I’m so tired of Jesse’s egg allergy.
I’m tired of all the little practical stuff. Filling out medical authorization forms and passing her epi-pen around. Drawing blood every year for testing, in the hopeless hope that her allergy will abate (at age 9, statistics suggest she’s got maybe a 5% chance of growing out of it by her late teens). Bringing Jesse’s own treats to birthday parties and explaining to hosts that she can’t have what they’re offering, and then walking away just hoping and hoping they’ll remember. Reading labels and interrogating people about food ingredients. Asking friends and family to accommodate Jesse’s allergy in the safest way by clearing eggs out of their diet when she’s around. Writing letters to parents of Jesse’s classmates begging them to leave eggs out of the classroom, and knowing it won’t happen. Hassling teachers. Finding food when we travel. Calling restaurants to figure out if Jesse can eat safely. Cleaning surfaces in public places before we eat on them. Washing hands, washing hands, washing hands.
I’m just as tired of the emotional shit. Seeing that look on Jesse’s face — a mix of alienation and fear — when she has to be around other kids enjoying delicious-looking food that has eggs in it. Watching her eye the treats in a bakery, the way Charlie eyed Willy Wonka’s goods in the candy shop, wistful and wishful and hopeless. Trying to soothe her bitter disappointment when we can’t find anything good to eat that’s also safe, as we walk through an airport concourse’s food court. Dealing with her explosions of anxiety and anger when it overwhelms her. Dealing with my own anxiety and anger, and hiding it from her best I can.
I still cry every time I think about the day in preschool when Jesse’s class made a batter with raw eggs, without my knowledge. I knew something was wrong the second I saw Jesse at pick-up. I knelt down and looked in her face, grossly swollen, splotchy, covered in hives. I looked over at the teacher, incredulous that no one had noticed her condition. “Something’s wrong with Jesse. Were there eggs in the class today??” Ooooh… They explained that she hadn’t touched or ingested the eggs, as if that solved things. I stripped Jesse’s clothes off and washed her hands and face. I fed her antihistamines. I held her and tried to keep my cool, be all business, not panic, as we waited and watched to see if her condition would worsen or improve. It improved enough that she didn’t have to go to the ER. When she wasn’t with me later that day, I finally wept and wept and wept. I kept weeping for the next month while we dosed her with antihistamines, dealt with her follow-on eye, ear and sinus infections, gave her antibiotics, wiped her diarrhetic ass, waited for her to step out of the malaise.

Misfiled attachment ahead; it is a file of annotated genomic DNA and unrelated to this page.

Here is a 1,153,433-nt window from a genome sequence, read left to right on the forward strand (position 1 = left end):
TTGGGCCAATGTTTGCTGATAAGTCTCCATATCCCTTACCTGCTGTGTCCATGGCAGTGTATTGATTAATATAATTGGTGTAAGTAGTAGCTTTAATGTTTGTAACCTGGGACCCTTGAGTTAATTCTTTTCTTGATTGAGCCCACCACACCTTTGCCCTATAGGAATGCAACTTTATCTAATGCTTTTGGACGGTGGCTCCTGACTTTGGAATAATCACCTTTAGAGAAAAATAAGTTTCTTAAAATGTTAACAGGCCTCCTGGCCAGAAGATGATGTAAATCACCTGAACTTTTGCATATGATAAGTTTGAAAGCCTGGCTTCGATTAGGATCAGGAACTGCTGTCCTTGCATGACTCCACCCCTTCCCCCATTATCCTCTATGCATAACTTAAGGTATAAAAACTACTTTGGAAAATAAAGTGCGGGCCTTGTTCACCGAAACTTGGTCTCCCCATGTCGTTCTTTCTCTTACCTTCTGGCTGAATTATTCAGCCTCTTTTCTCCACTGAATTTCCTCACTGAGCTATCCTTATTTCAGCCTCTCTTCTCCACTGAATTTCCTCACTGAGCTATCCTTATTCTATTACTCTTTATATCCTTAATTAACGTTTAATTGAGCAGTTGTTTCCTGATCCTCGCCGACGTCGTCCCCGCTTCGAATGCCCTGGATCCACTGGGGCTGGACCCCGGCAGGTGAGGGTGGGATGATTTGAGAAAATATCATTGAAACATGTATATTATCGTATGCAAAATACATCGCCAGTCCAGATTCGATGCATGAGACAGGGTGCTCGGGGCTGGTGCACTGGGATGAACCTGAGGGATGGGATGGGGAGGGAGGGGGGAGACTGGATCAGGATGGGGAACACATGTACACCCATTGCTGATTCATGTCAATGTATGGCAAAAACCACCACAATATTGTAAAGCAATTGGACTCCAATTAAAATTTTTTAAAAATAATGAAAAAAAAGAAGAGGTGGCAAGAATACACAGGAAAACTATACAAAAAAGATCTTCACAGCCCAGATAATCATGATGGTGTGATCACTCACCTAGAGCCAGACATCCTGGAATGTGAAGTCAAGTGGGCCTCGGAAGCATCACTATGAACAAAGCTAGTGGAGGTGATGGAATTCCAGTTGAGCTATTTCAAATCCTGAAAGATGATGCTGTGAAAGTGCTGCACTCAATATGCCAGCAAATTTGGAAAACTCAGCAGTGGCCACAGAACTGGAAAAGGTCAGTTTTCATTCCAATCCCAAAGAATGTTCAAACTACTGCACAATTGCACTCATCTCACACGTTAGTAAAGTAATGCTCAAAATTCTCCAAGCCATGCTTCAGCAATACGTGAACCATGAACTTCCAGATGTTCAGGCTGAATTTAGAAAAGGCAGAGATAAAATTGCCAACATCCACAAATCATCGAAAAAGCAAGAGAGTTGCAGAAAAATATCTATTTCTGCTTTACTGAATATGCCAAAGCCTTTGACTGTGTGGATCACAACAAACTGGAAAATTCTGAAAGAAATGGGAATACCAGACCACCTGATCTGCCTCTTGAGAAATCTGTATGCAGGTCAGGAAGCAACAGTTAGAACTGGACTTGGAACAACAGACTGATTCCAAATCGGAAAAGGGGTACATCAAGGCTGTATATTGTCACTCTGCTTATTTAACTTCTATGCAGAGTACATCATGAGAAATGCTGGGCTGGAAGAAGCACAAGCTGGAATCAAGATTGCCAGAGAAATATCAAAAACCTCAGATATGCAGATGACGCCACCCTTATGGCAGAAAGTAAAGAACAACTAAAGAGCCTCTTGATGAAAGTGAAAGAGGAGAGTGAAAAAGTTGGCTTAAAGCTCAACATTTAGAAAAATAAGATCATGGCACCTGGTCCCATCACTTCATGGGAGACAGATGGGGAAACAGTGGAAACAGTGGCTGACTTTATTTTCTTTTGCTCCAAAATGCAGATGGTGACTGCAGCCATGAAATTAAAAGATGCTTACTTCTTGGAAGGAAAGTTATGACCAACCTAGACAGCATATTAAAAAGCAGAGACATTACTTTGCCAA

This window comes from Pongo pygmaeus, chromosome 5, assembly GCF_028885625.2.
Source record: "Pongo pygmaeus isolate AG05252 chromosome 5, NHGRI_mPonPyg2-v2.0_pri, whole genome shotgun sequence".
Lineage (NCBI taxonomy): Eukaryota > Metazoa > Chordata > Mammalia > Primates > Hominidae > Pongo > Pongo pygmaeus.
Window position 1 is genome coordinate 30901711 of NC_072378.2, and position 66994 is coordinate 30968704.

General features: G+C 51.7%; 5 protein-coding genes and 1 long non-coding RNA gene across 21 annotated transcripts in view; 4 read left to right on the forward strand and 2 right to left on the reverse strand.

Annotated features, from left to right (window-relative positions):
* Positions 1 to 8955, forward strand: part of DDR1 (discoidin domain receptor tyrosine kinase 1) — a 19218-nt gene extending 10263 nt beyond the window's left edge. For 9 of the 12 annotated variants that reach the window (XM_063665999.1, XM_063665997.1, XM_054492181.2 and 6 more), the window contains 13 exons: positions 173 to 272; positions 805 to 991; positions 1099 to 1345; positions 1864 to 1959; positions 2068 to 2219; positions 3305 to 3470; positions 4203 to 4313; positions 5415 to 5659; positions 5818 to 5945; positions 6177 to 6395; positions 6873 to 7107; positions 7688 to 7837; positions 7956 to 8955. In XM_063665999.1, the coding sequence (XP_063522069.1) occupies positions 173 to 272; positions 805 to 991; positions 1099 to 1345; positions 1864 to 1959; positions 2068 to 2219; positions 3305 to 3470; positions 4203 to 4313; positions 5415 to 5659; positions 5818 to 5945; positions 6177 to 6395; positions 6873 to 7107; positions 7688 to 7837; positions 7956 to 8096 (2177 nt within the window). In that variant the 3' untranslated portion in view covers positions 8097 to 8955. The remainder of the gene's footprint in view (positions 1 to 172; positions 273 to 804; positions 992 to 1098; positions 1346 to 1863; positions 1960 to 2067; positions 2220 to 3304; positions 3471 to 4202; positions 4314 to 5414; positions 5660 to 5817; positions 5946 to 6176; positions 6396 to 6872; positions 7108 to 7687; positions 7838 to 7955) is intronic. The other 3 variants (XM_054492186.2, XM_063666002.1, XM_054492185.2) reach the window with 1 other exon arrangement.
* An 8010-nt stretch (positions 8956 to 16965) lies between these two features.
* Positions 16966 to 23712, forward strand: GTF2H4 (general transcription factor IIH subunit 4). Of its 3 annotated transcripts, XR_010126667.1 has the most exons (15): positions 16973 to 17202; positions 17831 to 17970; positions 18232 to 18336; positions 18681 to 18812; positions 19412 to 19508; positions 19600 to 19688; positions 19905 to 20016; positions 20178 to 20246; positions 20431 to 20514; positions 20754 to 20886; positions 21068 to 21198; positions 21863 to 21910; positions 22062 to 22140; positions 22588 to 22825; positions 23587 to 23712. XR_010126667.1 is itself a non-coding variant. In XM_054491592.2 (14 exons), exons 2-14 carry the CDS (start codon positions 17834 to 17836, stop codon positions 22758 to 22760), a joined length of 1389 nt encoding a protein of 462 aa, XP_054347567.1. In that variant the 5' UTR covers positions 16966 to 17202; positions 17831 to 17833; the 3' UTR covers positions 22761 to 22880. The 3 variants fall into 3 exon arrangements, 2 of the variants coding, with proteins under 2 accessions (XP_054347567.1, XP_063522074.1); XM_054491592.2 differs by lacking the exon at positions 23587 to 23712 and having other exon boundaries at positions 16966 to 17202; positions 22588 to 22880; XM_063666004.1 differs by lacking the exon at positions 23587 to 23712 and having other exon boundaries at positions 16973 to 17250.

Some days it feels like the world is smeared in eggs, dripping in poison waiting to fall on Jesse. Chicken egg is everywhere. I can’t avoid it. Today I took Jesse into her summer camp class at the Audubon nature center. They’re studying crystals this week. The teacher took me aside and showed me that the grow-crystal-kit powder they had used yesterday contained egg whites. She hadn’t noticed until it was too late. I wouldn’t have either. Why would I? Who would ever imagine that a kid’s inedible crystal-growing science project would contain egg whites?
The teacher told Jesse yesterday about the eggs in the powder. No one had actually touched it with their fingers, and it ended up enclosed in jars of water, on sticks. Jesse apparently stayed calm, and they just cleaned up carefully. I didn’t hear about it until today. Jesse didn’t tell me. Not a hint, and no displays of inchoate anxiety. It was weird. She seems fine.
But it was one of those things. I came home after dropping her off and wept, again. I’m tired of being afraid of eggs, and I’m only nine years into her life. Bah. I get even more grumpy when I’m in this mood, because I feel ungrateful.
I could have it so much worse. It doesn’t seem to be a life-threatening allergy, and most allergy deaths are related to nuts or dairy. So that’s good news. Jesse probably won’t die from it. I could have a child with far more serious medical conditions. The main problem Jesse contends with, severe anxiety, is actually very helpful because it renders her hyper-vigilant. Her crazies may keep her safe.
We could have friends and family who are indifferent or uncaring. Instead I’m surrounded by people who have bent like grass in the wind to accommodate Jesse. My own family has been amazing, going totally egg-free whenever we visit California and never once doing or saying a single thing to make me feel guilty. Our good friends here in the Milwaukee area always try to keep it safe for Jesse. I’m blessed. This summer we’re going to a beach house on the Outer Banks with a collection of college mates, 10 families, 30 people in all. We’ve never been able to participate in these sorts of get-togethers because it was impossible to imagine how to keep Jesse safe. This year I mentioned our situation as a sort of wishful sigh, and with hardly a ripple in the waters, the entire crew agreed to make the beach house egg-safe. Incredible. Everyone refuses to let me feel that I’m imposing. It made me weep again, but for all the right reasons.
Well shit. Maybe I just tend to go weepy. So lame. I just made myself grumpy again.